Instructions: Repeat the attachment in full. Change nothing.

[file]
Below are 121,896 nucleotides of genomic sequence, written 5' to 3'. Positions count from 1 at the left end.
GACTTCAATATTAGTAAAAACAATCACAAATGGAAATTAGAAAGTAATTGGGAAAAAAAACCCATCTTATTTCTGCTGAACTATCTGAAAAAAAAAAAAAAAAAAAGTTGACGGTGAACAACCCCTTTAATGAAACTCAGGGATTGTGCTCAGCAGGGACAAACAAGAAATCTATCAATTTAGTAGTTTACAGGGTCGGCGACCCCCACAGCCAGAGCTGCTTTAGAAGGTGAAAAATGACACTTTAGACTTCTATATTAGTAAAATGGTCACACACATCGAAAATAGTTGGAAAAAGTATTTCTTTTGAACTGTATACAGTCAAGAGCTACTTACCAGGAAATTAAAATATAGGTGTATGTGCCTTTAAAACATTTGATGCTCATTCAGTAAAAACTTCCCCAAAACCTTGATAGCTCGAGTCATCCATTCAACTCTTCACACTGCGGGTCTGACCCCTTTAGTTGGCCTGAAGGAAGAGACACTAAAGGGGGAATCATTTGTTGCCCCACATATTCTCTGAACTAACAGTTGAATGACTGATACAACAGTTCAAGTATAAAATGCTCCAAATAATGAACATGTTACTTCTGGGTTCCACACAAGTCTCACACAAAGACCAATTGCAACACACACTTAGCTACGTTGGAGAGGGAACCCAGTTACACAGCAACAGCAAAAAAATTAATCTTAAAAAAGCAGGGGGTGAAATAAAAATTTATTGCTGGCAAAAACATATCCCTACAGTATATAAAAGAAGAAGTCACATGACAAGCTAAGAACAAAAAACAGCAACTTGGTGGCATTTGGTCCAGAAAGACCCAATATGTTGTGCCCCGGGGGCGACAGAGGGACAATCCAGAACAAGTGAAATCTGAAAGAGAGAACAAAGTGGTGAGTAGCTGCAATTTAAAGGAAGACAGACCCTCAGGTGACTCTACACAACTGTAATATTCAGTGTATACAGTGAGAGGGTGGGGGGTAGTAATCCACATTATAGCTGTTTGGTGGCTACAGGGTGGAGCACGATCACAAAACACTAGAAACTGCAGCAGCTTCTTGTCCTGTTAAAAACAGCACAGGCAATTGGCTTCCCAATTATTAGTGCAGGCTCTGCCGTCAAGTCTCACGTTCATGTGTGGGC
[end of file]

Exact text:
Below are 121,896 nucleotides of genomic sequence, written 5' to 3'. Positions count from 1 at the left end.
GACTTCAATATTAGTAAAAACAATCACAAATGGAAATTAGAAAGTAATTGGGAAAAAAAACCCATCTTATTTCTGCTGAACTATCTGAAAAAAAAAAAAAAAAAAAGTTGACGGTGAACAACCCCTTTAATGAAACTCAGGGATTGTGCTCAGCAGGGACAAACAAGAAATCTATCAATTTAGTAGTTTACAGGGTCGGCGACCCCCACAGCCAGAGCTGCTTTAGAAGGTGAAAAATGACACTTTAGACTTCTATATTAGTAAAATGGTCACACACATCGAAAATAGTTGGAAAAAGTATTTCTTTTGAACTGTATACAGTCAAGAGCTACTTACCAGGAAATTAAAATATAGGTGTATGTGCCTTTAAAACATTTGATGCTCATTCAGTAAAAACTTCCCCAAAACCTTGATAGCTCGAGTCATCCATTCAACTCTTCACACTGCGGGTCTGACCCCTTTAGTTGGCCTGAAGGAAGAGACACTAAAGGGGGAATCATTTGTTGCCCCACATATTCTCTGAACTAACAGTTGAATGACTGATACAACAGTTCAAGTATAAAATGCTCCAAATAATGAACATGTTACTTCTGGGTTCCACACAAGTCTCACACAAAGACCAATTGCAACACACACTTAGCTACGTTGGAGAGGGAACCCAGTTACACAGCAACAGCAAAAAAATTAATCTTAAAAAAGCAGGGGGTGAAATAAAAATTTATTGCTGGCAAAAACATATCCCTACAGTATATAAAAGAAGAAGTCACATGACAAGCTAAGAACAAAAAACAGCAACTTGGTGGCATTTGGTCCAGAAAGACCCAATATGTTGTGCCCCGGGGGCGACAGAGGGACAATCCAGAACAAGTGAAATCTGAAAGAGAGAACAAAGTGGTGAGTAGCTGCAATTTAAAGGAAGACAGACCCTCAGGTGACTCTACACAACTGTAATATTCAGTGTATACAGTGAGAGGGTGGGGGGTAGTAATCCACATTATAGCTGTTTGGTGGCTACAGGGTGGAGCACGATCACAAAACACTAGAAACTGCAGCAGCTTCTTGTCCTGTTAAAAACAGCACAGGCAATTGGCTTCCCAATTATTAGTGCAGGCTCTGCCGTCAAGTCTCACGTTCATGTGTGGGC